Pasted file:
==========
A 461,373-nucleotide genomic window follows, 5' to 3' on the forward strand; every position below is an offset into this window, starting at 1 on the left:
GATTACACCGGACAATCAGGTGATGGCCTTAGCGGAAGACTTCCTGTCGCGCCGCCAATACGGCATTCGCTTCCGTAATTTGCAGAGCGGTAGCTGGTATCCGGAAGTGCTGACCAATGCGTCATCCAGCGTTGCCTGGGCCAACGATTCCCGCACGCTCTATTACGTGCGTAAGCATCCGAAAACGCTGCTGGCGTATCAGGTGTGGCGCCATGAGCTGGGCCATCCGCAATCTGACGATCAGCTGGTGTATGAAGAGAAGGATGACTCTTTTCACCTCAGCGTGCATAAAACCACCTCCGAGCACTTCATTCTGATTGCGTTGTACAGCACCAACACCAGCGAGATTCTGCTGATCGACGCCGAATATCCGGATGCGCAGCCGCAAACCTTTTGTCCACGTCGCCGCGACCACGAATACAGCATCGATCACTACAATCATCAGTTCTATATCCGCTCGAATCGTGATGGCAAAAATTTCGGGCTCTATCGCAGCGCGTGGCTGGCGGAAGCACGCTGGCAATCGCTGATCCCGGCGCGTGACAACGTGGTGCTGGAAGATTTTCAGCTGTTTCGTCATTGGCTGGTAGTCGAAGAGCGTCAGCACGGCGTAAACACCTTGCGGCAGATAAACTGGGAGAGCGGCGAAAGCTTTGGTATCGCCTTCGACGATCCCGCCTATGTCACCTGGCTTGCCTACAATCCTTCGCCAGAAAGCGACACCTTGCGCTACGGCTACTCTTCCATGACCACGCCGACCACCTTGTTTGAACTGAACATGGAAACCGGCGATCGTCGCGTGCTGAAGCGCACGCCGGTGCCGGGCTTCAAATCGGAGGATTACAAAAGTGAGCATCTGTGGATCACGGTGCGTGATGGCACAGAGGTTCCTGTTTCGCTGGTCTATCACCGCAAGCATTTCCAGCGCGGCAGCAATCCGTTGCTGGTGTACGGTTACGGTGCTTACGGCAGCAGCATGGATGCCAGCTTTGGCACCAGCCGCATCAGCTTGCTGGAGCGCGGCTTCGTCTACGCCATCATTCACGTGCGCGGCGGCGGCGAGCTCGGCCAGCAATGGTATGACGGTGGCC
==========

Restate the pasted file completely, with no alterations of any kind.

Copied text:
A 461,373-nucleotide genomic window follows, 5' to 3' on the forward strand; every position below is an offset into this window, starting at 1 on the left:
GATTACACCGGACAATCAGGTGATGGCCTTAGCGGAAGACTTCCTGTCGCGCCGCCAATACGGCATTCGCTTCCGTAATTTGCAGAGCGGTAGCTGGTATCCGGAAGTGCTGACCAATGCGTCATCCAGCGTTGCCTGGGCCAACGATTCCCGCACGCTCTATTACGTGCGTAAGCATCCGAAAACGCTGCTGGCGTATCAGGTGTGGCGCCATGAGCTGGGCCATCCGCAATCTGACGATCAGCTGGTGTATGAAGAGAAGGATGACTCTTTTCACCTCAGCGTGCATAAAACCACCTCCGAGCACTTCATTCTGATTGCGTTGTACAGCACCAACACCAGCGAGATTCTGCTGATCGACGCCGAATATCCGGATGCGCAGCCGCAAACCTTTTGTCCACGTCGCCGCGACCACGAATACAGCATCGATCACTACAATCATCAGTTCTATATCCGCTCGAATCGTGATGGCAAAAATTTCGGGCTCTATCGCAGCGCGTGGCTGGCGGAAGCACGCTGGCAATCGCTGATCCCGGCGCGTGACAACGTGGTGCTGGAAGATTTTCAGCTGTTTCGTCATTGGCTGGTAGTCGAAGAGCGTCAGCACGGCGTAAACACCTTGCGGCAGATAAACTGGGAGAGCGGCGAAAGCTTTGGTATCGCCTTCGACGATCCCGCCTATGTCACCTGGCTTGCCTACAATCCTTCGCCAGAAAGCGACACCTTGCGCTACGGCTACTCTTCCATGACCACGCCGACCACCTTGTTTGAACTGAACATGGAAACCGGCGATCGTCGCGTGCTGAAGCGCACGCCGGTGCCGGGCTTCAAATCGGAGGATTACAAAAGTGAGCATCTGTGGATCACGGTGCGTGATGGCACAGAGGTTCCTGTTTCGCTGGTCTATCACCGCAAGCATTTCCAGCGCGGCAGCAATCCGTTGCTGGTGTACGGTTACGGTGCTTACGGCAGCAGCATGGATGCCAGCTTTGGCACCAGCCGCATCAGCTTGCTGGAGCGCGGCTTCGTCTACGCCATCATTCACGTGCGCGGCGGCGGCGAGCTCGGCCAGCAATGGTATGACGGTGGCC